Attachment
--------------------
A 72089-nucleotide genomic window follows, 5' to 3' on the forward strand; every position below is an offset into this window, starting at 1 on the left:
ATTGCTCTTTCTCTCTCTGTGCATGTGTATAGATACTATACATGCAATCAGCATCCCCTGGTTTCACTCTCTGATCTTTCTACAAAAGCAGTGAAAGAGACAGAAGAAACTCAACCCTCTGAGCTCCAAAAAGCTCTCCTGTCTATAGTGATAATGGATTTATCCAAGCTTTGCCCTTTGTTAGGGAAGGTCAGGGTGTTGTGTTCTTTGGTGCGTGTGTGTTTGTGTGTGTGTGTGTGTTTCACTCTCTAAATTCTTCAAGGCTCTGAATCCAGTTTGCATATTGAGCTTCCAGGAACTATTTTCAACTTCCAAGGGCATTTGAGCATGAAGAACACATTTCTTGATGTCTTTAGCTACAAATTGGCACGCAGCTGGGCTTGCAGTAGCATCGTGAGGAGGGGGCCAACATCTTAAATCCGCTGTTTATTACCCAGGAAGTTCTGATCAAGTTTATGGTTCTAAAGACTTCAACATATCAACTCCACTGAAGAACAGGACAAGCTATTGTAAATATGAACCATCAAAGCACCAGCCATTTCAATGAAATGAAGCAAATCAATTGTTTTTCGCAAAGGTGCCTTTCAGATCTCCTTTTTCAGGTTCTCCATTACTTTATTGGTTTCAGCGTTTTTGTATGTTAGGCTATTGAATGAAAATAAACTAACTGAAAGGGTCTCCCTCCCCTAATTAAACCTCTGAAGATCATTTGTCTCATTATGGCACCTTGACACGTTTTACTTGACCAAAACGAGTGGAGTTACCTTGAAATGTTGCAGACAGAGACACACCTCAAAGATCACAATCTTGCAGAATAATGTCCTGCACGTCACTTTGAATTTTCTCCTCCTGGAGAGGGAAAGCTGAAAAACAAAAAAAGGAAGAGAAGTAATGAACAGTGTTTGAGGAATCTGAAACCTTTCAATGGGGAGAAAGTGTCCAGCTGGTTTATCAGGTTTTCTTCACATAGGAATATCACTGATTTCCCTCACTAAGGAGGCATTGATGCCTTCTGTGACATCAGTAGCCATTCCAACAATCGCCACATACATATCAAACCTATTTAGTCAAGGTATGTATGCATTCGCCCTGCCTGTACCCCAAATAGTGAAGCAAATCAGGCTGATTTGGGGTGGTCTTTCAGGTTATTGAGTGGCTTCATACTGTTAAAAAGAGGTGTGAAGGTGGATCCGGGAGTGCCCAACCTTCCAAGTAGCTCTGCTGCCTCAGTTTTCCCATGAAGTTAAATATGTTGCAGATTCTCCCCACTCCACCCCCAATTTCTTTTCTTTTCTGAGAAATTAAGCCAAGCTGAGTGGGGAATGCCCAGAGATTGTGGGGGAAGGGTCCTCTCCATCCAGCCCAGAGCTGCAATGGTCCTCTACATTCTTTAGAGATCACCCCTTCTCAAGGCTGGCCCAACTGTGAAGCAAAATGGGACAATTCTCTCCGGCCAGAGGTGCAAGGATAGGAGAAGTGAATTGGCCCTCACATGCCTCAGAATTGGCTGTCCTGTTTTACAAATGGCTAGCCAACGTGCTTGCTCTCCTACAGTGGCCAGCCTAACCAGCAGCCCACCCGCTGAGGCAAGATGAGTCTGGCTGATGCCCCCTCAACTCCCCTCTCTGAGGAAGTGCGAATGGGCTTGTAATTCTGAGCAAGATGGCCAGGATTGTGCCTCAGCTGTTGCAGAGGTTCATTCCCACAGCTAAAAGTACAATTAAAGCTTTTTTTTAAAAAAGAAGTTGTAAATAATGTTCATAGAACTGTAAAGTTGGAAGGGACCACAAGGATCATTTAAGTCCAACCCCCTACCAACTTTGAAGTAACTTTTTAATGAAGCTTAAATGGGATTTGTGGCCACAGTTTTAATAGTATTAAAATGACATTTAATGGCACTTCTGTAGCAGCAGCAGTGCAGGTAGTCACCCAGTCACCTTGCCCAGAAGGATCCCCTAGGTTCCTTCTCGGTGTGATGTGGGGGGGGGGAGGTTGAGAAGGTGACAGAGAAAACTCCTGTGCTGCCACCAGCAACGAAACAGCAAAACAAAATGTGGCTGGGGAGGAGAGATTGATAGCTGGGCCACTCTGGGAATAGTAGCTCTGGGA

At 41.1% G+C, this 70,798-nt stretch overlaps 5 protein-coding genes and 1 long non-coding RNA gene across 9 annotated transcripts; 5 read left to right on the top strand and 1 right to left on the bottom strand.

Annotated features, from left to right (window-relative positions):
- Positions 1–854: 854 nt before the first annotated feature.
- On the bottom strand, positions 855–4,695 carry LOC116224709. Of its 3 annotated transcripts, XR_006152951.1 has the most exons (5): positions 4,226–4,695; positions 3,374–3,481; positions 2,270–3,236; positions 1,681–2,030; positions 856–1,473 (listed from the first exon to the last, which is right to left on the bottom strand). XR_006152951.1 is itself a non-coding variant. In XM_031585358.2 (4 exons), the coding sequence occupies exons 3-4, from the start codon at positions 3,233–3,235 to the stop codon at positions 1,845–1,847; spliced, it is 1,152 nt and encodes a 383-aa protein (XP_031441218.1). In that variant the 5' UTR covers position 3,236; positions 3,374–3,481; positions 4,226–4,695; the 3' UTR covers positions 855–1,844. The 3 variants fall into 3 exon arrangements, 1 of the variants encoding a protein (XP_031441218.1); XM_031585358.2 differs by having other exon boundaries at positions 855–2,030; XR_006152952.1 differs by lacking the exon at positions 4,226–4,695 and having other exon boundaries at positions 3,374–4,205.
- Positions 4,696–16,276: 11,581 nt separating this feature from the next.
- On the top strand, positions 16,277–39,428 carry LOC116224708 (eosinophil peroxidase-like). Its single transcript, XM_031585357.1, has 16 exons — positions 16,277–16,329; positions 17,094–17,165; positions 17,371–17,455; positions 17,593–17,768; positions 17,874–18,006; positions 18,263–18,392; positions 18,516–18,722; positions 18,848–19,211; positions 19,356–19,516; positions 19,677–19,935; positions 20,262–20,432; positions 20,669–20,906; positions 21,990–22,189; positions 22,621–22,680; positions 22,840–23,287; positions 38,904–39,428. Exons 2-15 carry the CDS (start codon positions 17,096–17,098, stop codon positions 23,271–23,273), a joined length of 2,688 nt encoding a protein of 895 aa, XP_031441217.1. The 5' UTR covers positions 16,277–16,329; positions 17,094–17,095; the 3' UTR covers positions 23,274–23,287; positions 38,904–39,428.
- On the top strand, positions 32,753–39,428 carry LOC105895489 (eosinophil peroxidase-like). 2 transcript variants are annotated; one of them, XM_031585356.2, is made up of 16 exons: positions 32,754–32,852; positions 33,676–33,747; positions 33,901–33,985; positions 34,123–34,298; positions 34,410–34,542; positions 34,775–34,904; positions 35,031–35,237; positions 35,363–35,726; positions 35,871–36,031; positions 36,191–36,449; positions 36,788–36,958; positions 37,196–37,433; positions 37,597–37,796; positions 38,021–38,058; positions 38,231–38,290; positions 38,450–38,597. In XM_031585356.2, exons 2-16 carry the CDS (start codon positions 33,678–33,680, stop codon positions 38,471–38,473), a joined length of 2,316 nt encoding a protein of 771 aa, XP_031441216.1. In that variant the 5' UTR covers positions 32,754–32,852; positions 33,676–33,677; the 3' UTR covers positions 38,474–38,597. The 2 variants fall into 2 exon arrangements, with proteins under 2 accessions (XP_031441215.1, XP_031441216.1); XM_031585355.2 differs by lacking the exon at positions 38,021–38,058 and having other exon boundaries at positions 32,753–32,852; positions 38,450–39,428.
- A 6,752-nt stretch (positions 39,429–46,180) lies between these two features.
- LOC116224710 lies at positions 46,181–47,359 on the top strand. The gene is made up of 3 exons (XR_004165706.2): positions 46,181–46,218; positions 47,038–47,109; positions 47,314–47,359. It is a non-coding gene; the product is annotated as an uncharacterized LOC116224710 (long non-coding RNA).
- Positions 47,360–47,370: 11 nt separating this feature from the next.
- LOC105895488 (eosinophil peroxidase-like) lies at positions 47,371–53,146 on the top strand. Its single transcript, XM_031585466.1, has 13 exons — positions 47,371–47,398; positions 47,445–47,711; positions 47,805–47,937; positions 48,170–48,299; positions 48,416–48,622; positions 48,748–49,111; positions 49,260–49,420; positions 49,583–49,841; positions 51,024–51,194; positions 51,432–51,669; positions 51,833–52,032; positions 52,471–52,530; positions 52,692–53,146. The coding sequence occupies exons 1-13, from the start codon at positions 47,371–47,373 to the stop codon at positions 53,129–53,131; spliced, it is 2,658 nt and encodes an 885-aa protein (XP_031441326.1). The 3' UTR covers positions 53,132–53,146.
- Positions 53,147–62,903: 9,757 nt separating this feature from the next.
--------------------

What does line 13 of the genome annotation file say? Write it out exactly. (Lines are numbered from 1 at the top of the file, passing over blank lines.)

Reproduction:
- LOC105895488 (eosinophil peroxidase-like) lies at positions 47,371–53,146 on the top strand. Its single transcript, XM_031585466.1, has 13 exons — positions 47,371–47,398; positions 47,445–47,711; positions 47,805–47,937; positions 48,170–48,299; positions 48,416–48,622; positions 48,748–49,111; positions 49,260–49,420; positions 49,583–49,841; positions 51,024–51,194; positions 51,432–51,669; positions 51,833–52,032; positions 52,471–52,530; positions 52,692–53,146. The coding sequence occupies exons 1-13, from the start codon at positions 47,371–47,373 to the stop codon at positions 53,129–53,131; spliced, it is 2,658 nt and encodes an 885-aa protein (XP_031441326.1). The 3' UTR covers positions 53,132–53,146.